When you are working by yourself or with a small school project team the source control requirements are pretty low. You do not have to worry about keeping builds healthy all the time or the impact broken builds may have on others. But the story is very different when one is working in large engineering teams. Therefore, most engineering teams rely on Github protected branch rules to ensure stability of the application.
One of the most common restrictions that developers use in Github protected branches is to require status checks to pass before merging. This ensures that the CI is completed successfully before merging the changes into the protected branch (typically master or main).
There’s one additional restriction that requires branches to be up to date before merging. This ensures that the pull requests have been tested with the latest code before merging in the protected branch. This prompt typically shows up in the Pull Request asking developers to update their branch. This setting is less commonly used today, and we will look into why.
So what’s the point of having branches up to date before merging? I recently ran into this scenario, so let me explain with an example:
Let’s say Joseph and Ashley are working on a web application for food ordering service. They are working on a feature to offer a discount for users who would order ahead.
As you can imagine, the changes independently look pretty safe and pass the test, but when combined together will break the build as the signature of charge_order has changed.
These types of scenarios are very common in large teams where multiple engineers would be working on the same code base. In those cases, it is safer to enable the restriction that requires branches to be up to date before merging.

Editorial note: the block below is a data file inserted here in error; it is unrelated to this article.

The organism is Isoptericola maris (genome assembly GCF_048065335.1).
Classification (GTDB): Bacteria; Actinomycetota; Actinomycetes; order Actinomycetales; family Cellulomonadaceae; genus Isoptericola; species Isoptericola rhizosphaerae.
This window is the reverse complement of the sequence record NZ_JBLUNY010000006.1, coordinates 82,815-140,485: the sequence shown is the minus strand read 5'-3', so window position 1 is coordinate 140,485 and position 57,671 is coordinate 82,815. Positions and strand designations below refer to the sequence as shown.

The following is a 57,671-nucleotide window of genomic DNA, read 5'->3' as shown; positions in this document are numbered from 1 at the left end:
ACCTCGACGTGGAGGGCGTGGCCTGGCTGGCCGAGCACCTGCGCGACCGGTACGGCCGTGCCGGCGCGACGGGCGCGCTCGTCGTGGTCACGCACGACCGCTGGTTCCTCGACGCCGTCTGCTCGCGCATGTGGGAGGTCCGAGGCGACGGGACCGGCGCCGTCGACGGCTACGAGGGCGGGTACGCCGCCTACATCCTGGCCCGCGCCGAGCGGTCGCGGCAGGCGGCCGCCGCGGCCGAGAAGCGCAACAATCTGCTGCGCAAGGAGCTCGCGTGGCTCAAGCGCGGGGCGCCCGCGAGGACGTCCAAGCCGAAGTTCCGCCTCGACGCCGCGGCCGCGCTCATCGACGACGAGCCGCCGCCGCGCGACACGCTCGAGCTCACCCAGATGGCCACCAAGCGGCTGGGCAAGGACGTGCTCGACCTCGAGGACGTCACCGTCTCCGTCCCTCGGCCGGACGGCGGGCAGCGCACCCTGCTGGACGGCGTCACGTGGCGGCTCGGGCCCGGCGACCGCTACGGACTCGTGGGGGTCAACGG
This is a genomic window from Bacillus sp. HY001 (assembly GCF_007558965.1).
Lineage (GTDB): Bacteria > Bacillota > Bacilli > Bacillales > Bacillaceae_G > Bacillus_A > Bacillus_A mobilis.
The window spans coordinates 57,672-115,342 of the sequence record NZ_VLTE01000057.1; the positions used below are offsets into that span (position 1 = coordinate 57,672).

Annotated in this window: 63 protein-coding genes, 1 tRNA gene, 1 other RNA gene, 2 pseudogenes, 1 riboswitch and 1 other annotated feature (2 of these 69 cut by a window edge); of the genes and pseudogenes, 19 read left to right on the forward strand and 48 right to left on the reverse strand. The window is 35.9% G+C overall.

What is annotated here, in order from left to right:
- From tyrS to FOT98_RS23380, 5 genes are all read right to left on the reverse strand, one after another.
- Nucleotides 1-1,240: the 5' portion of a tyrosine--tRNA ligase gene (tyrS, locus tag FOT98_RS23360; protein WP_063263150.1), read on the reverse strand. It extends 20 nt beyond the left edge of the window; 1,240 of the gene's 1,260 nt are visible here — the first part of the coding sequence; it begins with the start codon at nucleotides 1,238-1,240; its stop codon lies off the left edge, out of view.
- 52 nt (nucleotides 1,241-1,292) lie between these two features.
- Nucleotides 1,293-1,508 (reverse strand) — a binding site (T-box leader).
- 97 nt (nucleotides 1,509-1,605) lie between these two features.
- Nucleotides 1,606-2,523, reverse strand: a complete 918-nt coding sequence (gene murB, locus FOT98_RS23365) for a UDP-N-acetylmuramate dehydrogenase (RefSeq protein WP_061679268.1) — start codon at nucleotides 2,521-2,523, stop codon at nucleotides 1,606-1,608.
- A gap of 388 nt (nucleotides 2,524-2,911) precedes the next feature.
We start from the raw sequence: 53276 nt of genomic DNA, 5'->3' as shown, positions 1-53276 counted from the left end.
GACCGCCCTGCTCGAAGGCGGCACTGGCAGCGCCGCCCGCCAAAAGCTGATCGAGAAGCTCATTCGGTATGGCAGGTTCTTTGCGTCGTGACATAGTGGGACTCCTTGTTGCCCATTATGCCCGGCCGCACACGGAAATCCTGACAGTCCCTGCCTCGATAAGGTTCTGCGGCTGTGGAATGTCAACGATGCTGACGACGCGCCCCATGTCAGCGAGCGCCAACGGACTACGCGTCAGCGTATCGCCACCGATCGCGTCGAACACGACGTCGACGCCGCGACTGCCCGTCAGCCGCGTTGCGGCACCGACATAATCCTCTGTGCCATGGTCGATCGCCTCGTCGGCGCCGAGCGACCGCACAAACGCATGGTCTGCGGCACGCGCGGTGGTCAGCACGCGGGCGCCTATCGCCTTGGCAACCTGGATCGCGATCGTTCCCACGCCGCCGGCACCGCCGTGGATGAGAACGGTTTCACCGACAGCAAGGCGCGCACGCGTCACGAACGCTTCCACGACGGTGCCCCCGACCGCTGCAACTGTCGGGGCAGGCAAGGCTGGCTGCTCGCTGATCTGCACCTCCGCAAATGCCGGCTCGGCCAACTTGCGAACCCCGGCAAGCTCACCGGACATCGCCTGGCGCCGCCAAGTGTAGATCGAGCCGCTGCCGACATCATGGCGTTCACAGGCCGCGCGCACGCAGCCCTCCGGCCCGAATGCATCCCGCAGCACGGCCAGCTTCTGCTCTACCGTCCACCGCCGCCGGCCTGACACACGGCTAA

Before you go and turn on that knob in Github, you should understand one side-effect from using this configuration. I remember after we turned it on, engineers started spending a bunch of time playing rebase-athon. So in the above example, let’s say both Ashley and Joseph are ready to merge the changes. Now if they do not communicate with each other, they may both rebase their branches with the latest master and wait for CI to finish. Whoever notices a finished CI would merge the changes, leaving the other developer to start the rebase process from scratch.
This can be optimized using a custom Github action to keep branches up to date. Every time a PR is merged, a Github action can be triggered to update the rest of the branches. Some companies have internally built a system to manage this whole process, for example SubmitQueue at Uber or Merge Queue at Shopify. There are also some plug and play versions of similar concepts, the one I’ve used in the past is called MergeQueue.
The bottom line is that as your team grows, optimizing the code merging process may become critical. This Github setting to restrict branches to be up to date before merging may seem a bit of an overhead, but would pay off to give you and your team peace of mind.